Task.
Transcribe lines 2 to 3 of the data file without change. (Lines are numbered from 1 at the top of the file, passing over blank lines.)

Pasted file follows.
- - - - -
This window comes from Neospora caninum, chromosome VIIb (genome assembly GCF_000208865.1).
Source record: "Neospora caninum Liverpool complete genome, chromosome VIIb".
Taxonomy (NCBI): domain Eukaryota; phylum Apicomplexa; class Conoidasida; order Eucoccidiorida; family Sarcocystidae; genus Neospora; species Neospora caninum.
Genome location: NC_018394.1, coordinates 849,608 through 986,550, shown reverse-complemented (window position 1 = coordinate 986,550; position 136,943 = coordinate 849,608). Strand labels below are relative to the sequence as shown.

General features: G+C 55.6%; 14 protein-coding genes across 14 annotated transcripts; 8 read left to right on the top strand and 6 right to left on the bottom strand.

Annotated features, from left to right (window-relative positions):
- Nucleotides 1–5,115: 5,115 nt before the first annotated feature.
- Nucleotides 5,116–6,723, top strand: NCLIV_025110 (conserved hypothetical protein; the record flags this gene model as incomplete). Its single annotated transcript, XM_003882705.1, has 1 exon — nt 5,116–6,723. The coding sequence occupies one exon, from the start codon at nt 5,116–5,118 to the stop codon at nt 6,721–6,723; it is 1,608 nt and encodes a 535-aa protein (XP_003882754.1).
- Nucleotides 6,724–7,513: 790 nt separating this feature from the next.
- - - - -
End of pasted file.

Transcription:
Source record: "Neospora caninum Liverpool complete genome, chromosome VIIb".
Taxonomy (NCBI): domain Eukaryota; phylum Apicomplexa; class Conoidasida; order Eucoccidiorida; family Sarcocystidae; genus Neospora; species Neospora caninum.